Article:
COLONIAL SAVINGS — This building at the corner of West Portal Avenue and Vicente Street originally housed a drug store with an adjacent Bank of Italy (later Bank of America) branch dating back to the 1920s. It became the Colonial Savings and Loan Association by the 1950s. The building was later demolished for a more modern structure with underground parking that opened as Home Savings in 1977. That new building now houses a branch of Chase Bank. Read more about the mosaic at the entrance to the new building in the May 2022 Streetwise
Doggie Diner at Sloat Boulevard and 46th Avenue, December 1983 - Photo by Jim Cassedy.
DOGGIE DINER — The popular hot dog chain operated in up to 30 Bay Area locations from 1948 until 1986. The company logo was a 7-foot-tall head of a dachshund. After the chain’s closure, a refurbished head was installed in the median on Sloat Boulevard in 2001, near one of the diner’s final locations. Five years later, the doggie head became an official San Francisco landmark. Read more about the history of this icon in Arnold Woods’s article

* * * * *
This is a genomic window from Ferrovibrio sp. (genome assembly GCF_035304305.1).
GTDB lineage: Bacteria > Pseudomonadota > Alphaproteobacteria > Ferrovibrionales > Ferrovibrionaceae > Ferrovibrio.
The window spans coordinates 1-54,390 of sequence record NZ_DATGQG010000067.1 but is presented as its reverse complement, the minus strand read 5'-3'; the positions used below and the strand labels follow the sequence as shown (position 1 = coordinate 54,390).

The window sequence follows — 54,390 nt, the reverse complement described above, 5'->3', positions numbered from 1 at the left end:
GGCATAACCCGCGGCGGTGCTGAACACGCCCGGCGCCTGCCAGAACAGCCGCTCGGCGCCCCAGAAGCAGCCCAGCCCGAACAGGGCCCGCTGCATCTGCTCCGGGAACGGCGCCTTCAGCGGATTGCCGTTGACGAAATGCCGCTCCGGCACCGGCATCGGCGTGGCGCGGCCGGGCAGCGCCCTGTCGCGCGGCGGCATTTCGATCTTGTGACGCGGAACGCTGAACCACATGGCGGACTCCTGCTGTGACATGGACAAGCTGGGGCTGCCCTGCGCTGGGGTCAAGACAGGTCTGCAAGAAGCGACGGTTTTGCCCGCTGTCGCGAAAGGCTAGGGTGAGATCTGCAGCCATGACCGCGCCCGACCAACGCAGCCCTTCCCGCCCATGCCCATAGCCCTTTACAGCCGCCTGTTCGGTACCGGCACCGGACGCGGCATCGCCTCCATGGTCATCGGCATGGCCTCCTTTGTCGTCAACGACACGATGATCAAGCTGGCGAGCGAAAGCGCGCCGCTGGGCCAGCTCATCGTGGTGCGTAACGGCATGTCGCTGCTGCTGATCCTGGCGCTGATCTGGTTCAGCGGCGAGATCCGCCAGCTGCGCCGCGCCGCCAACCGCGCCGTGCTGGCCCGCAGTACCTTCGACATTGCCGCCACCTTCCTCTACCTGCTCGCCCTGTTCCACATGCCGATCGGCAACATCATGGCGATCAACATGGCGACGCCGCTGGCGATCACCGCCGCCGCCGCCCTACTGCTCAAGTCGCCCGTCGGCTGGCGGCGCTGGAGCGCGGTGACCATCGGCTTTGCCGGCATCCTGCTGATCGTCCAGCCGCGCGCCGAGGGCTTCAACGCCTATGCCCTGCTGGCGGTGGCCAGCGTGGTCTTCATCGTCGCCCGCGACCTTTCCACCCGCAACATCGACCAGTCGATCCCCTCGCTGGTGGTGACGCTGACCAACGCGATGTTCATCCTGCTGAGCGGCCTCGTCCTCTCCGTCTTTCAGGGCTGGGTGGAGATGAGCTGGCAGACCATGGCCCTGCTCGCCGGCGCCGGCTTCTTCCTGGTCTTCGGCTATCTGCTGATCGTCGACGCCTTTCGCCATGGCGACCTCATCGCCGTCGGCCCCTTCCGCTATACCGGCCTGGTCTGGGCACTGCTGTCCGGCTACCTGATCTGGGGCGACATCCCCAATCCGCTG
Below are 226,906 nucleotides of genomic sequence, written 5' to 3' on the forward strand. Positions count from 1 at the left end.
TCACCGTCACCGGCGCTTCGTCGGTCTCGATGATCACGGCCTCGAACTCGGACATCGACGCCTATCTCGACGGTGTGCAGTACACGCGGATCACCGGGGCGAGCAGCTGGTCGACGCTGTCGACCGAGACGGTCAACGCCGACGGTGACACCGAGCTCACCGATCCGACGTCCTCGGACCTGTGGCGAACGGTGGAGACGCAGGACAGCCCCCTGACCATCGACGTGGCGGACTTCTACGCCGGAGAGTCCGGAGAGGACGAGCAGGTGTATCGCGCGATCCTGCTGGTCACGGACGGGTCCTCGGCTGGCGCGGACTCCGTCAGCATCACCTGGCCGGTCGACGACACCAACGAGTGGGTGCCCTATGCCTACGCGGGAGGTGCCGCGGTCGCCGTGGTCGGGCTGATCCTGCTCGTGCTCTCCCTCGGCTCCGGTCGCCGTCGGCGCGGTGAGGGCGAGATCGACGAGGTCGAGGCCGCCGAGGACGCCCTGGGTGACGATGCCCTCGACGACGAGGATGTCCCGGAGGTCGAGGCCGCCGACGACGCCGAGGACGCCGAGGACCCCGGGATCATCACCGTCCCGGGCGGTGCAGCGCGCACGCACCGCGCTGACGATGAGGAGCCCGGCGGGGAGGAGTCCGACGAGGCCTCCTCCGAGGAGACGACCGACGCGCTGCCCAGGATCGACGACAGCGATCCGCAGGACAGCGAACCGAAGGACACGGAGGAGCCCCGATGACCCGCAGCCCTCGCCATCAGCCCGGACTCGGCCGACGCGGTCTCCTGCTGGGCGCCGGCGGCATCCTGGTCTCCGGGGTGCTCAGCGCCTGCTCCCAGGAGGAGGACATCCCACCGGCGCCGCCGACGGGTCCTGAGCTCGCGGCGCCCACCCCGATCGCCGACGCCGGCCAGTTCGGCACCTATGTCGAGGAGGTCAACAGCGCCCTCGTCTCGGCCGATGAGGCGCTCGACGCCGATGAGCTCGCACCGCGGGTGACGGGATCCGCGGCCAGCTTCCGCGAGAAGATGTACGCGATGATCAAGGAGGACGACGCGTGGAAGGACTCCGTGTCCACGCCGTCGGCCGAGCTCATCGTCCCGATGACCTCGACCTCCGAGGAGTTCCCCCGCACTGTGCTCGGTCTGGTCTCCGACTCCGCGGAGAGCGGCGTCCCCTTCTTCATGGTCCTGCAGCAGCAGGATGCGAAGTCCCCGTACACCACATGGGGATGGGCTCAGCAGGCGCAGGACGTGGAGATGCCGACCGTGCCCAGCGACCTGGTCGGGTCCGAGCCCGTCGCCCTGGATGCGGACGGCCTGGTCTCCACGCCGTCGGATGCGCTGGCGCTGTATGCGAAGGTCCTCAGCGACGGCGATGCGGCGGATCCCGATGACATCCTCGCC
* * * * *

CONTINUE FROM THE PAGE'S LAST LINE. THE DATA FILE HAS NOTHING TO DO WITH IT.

from July 2001.
Emporium department store and parking lot at Stonestown shopping center before grand opening in 1952 - Photo by Martin Reinsch.
EMPORIUM STONESTOWN — The enormous scripted red letter “E” was an icon to passersby along 19th Avenue from the store’s 1952 opening until its eventual closure in 1995, giving rise to the store’s nickname, the BIG E. Macy’s then took over the space for 20-plus years until March 2018. The location has been converted into a multiplex theatre and shops. The parking lots in the foreground are now being considered as possible sites for new multi-story housing units. Read more about the proposal.
First Gap Store at Ocean Avenue and Fairfield Way - Courtesy of Gap Public Relations.
THE GAP — The Gap, founded in 1969 by San Franciscans Donald and Doris Fisher, opened its first store on Ocean Avenue, adjacent to the El Rey Theatre. The firm’s name was a subtle reference to the “generation gap” and the chain catered to those on the younger side of that gap who sought trendier clothing and music. Anyone else remember the five-note theme song? FALL—INTO—THE GAP.
Owner Marc Duffett standing in front of the Ocean Park Motel at 46th Avenue and Wawona, July 1995 - Richmond Review Newspaper Collection / Courtesy of Paul Kozakiewicz, Richmond Review.